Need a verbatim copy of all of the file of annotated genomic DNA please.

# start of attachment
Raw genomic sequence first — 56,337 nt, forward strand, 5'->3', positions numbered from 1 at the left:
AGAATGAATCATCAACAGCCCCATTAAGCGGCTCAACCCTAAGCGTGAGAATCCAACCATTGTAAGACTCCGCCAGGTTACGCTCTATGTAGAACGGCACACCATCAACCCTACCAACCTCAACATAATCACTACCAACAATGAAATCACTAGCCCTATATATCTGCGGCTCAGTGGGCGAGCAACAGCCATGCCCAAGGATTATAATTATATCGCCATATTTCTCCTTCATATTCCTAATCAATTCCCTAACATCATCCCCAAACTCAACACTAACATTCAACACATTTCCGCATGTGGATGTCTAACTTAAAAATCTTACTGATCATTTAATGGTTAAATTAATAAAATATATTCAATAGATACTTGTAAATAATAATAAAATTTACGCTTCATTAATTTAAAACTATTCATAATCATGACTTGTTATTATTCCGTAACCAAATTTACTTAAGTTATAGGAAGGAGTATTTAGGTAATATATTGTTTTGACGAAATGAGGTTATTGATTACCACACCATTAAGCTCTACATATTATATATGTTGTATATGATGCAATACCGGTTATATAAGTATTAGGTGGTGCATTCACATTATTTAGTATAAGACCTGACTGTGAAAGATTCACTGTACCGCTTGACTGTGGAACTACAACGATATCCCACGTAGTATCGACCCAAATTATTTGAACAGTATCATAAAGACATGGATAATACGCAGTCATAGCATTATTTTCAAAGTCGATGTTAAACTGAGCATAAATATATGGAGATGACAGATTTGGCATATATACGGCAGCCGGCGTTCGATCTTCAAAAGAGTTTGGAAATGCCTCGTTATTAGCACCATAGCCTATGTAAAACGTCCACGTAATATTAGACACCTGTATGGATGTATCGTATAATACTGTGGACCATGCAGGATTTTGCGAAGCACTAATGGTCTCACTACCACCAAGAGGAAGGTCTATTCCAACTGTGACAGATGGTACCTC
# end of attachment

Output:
Raw genomic sequence first — 56,337 nt, forward strand, 5'->3', positions numbered from 1 at the left:
AGAATGAATCATCAACAGCCCCATTAAGCGGCTCAACCCTAAGCGTGAGAATCCAACCATTGTAAGACTCCGCCAGGTTACGCTCTATGTAGAACGGCACACCATCAACCCTACCAACCTCAACATAATCACTACCAACAATGAAATCACTAGCCCTATATATCTGCGGCTCAGTGGGCGAGCAACAGCCATGCCCAAGGATTATAATTATATCGCCATATTTCTCCTTCATATTCCTAATCAATTCCCTAACATCATCCCCAAACTCAACACTAACATTCAACACATTTCCGCATGTGGATGTCTAACTTAAAAATCTTACTGATCATTTAATGGTTAAATTAATAAAATATATTCAATAGATACTTGTAAATAATAATAAAATTTACGCTTCATTAATTTAAAACTATTCATAATCATGACTTGTTATTATTCCGTAACCAAATTTACTTAAGTTATAGGAAGGAGTATTTAGGTAATATATTGTTTTGACGAAATGAGGTTATTGATTACCACACCATTAAGCTCTACATATTATATATGTTGTATATGATGCAATACCGGTTATATAAGTATTAGGTGGTGCATTCACATTATTTAGTATAAGACCTGACTGTGAAAGATTCACTGTACCGCTTGACTGTGGAACTACAACGATATCCCACGTAGTATCGACCCAAATTATTTGAACAGTATCATAAAGACATGGATAATACGCAGTCATAGCATTATTTTCAAAGTCGATGTTAAACTGAGCATAAATATATGGAGATGACAGATTTGGCATATATACGGCAGCCGGCGTTCGATCTTCAAAAGAGTTTGGAAATGCCTCGTTATTAGCACCATAGCCTATGTAAAACGTCCACGTAATATTAGACACCTGTATGGATGTATCGTATAATACTGTGGACCATGCAGGATTTTGCGAAGCACTAATGGTCTCACTACCACCAAGAGGAAGGTCTATTCCAACTGTGACAGATGGTACCTC